Epigonatia, Introduction

3 November 2011

Initially, the epigonation was a soft napkin (maniple – hand cloth) which hung from the belts of the clergy, as a handkerchief did from the belts of the nobles of Byzantium. At a later date the material was stretched over rhomboid-shaped stiffening and gold-embroidered. It still hangs from the belt and reaches to the knee.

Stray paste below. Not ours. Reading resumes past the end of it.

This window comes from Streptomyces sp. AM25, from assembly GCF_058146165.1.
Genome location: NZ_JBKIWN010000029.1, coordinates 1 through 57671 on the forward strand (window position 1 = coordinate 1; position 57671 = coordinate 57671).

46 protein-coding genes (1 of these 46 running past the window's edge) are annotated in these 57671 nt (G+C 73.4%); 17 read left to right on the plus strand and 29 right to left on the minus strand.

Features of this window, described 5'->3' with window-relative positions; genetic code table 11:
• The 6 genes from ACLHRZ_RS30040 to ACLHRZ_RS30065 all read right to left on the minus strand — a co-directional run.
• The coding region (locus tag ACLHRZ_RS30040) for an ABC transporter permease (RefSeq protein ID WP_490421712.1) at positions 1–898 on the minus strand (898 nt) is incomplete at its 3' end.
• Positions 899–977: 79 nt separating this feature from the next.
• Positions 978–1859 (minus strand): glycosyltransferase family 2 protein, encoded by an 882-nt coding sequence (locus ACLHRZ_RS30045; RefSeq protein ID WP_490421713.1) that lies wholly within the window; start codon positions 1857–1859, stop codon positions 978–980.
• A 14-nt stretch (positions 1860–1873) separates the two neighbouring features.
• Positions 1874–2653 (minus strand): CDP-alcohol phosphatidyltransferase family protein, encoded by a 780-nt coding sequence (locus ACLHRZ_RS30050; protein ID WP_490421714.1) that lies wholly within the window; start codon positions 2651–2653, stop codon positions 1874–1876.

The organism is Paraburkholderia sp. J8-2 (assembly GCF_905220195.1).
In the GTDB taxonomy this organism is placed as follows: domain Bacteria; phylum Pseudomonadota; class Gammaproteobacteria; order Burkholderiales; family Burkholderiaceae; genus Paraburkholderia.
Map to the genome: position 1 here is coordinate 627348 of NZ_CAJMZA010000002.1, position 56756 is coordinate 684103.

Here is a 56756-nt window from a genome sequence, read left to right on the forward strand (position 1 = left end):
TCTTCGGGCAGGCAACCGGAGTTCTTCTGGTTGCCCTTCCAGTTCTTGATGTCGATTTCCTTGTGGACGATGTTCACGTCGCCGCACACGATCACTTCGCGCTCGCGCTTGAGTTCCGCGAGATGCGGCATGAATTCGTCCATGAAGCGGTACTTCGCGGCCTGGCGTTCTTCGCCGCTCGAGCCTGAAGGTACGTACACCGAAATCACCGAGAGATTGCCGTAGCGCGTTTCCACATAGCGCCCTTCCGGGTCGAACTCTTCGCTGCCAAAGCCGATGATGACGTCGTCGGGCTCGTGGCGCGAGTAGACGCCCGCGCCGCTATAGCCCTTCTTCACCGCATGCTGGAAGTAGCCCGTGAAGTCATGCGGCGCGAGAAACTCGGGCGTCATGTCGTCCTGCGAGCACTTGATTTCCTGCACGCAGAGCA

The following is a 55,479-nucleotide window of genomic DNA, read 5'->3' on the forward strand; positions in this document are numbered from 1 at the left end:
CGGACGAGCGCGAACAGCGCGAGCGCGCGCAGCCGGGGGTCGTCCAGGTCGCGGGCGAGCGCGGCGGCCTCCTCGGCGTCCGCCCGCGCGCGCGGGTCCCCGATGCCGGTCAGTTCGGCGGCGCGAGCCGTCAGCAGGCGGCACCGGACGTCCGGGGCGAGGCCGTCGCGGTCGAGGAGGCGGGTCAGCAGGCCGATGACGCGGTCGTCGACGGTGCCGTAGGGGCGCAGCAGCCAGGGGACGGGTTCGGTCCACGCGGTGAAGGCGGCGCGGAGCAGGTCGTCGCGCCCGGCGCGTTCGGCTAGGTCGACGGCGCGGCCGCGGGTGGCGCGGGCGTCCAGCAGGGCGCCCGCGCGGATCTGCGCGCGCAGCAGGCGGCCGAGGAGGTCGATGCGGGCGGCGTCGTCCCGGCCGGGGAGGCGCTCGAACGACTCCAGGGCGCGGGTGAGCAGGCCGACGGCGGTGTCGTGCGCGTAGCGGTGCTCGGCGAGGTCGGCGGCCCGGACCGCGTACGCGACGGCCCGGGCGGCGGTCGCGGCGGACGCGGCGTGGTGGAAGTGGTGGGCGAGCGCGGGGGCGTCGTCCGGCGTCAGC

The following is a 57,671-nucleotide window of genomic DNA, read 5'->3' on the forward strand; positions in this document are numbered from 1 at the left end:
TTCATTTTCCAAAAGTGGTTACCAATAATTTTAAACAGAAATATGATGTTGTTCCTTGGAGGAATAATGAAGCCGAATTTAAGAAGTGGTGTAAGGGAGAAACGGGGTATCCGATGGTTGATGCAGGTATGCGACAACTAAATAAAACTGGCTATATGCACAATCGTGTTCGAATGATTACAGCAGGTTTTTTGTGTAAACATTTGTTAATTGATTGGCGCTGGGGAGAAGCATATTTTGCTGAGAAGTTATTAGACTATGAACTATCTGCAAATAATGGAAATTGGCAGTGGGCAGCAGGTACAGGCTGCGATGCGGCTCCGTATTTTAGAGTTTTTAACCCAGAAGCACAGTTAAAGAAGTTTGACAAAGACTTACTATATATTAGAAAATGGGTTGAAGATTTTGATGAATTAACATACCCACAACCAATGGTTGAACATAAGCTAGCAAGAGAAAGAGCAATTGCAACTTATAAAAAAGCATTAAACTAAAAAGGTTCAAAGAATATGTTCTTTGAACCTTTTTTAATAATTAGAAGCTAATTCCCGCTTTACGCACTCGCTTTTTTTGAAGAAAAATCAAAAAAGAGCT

Until the 12th century it was worn exclusively by bishops. Later its use spread to other senior clergy. In the 12th century the epigonation symbolised the napkin with which Christ girded Himself when He washed the feet of the disciples. In the 15th century it acquired a new symbolism: “the victory over death and the Resurrection of the Saviour”. For this reason it has the shape of a sword and has embroidered around its edge the verse of the psalm which the priest recites as he vests himself with it: “Thou hast girded thy sword upon thy thigh …”. The scenes which usually appear on this vestment are the Washing of the Disciples’ Feet, the Descent into Hell, or the Resurrection in the Western manner, and, in monasteries, scenes which have to do with the sanctity of the place, for example, the Burning Bush on Mt Sinai or the Vision of John on Patmos.